The hon. Member knows as well as I do that the decision to have a currency reform rescued Germany from the total economic collapse brought about by the policy of this Government.
The hon. Member went on to say that we ought to adopt the policy Keynes advocated in 1931, but he knows as well as I do that conditions today are diametrically opposed to the conditions which prevailed in 1931. If he does not know that, then he ought to. The hon. Member knows that Keynes was then advocating a policy designed to counter an acute world deflation, in which the main problem confronting this country and the world was a glut of commodities due to the lack of purchasing power.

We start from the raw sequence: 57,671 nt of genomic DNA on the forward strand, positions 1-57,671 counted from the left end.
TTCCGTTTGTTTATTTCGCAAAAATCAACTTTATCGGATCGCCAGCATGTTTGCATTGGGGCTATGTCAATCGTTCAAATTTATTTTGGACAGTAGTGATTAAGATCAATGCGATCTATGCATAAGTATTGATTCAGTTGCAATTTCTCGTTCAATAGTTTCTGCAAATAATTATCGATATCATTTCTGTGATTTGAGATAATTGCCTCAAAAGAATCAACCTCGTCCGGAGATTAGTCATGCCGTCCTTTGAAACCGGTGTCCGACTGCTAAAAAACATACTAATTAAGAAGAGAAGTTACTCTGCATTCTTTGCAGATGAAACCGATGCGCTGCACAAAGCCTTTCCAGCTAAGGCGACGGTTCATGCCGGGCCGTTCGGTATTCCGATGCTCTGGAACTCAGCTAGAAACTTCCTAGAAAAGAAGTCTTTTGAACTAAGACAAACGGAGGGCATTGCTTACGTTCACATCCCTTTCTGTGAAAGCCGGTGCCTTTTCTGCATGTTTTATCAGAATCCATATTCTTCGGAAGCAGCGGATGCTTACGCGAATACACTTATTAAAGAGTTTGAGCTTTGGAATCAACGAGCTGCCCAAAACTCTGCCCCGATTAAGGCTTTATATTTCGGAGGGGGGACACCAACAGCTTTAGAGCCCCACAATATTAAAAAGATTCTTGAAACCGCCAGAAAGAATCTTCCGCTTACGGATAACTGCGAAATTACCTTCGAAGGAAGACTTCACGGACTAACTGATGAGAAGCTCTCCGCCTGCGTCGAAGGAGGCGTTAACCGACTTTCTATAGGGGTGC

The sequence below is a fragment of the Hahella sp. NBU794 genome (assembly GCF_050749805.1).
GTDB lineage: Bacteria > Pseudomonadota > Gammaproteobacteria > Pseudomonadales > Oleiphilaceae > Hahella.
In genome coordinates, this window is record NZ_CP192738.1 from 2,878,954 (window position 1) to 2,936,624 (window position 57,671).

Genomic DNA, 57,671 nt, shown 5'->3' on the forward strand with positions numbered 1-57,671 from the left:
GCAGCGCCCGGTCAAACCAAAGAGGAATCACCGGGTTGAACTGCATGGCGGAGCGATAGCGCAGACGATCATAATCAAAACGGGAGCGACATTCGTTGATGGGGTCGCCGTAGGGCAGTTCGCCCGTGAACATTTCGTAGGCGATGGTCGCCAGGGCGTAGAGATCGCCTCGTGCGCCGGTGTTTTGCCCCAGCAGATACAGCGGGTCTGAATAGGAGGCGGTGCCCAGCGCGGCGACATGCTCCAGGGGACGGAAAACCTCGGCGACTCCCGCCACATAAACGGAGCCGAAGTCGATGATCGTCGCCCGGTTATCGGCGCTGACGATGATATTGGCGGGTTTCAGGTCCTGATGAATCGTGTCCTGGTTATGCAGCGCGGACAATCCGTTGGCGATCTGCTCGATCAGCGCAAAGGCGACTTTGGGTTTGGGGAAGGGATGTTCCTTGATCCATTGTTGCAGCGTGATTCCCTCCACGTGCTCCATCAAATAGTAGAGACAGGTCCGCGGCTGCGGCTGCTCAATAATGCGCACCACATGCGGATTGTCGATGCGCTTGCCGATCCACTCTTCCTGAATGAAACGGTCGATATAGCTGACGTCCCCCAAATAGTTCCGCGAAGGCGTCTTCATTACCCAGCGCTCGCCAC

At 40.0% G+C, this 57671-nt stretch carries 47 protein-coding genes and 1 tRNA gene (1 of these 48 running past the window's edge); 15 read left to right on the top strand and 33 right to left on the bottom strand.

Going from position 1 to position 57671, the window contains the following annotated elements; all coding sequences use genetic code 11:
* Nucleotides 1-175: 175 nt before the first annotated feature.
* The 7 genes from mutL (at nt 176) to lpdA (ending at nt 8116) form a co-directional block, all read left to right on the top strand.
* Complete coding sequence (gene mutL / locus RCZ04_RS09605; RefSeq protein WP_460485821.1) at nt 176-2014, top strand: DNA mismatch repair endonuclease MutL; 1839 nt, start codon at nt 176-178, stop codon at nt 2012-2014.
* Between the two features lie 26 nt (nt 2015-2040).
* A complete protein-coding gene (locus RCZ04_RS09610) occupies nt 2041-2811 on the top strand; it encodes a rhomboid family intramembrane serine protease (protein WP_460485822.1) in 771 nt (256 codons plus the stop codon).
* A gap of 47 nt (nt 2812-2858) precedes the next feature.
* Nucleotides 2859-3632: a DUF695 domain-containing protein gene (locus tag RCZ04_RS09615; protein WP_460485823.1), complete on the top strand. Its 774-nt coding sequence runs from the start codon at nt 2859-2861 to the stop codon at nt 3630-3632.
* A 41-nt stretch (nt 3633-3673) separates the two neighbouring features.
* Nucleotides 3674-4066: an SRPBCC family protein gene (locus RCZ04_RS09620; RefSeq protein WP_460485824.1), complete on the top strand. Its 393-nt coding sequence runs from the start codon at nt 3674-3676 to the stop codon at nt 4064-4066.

Can it be said that today we are suffering from a glut of commodities? As my hon. Friend the Member for Chippenham (Mr. Eccles) rightly pointed out, if we try to spend our way out of this economic crisis we shall aggravate the crisis of the balance of payments to a point where it will become absolutely unendurable, and which can result only in a drastic cut in our standard of living. The hon. Member knows perfectly well the conditions in 1930–1 were fundamentally different to the conditions which prevail in the world today, when we cannot possibly count, as we could then, on an adequate supply of food and raw materials at very low prices. Then it was possible to spend our way out of the crisis, but now it is not.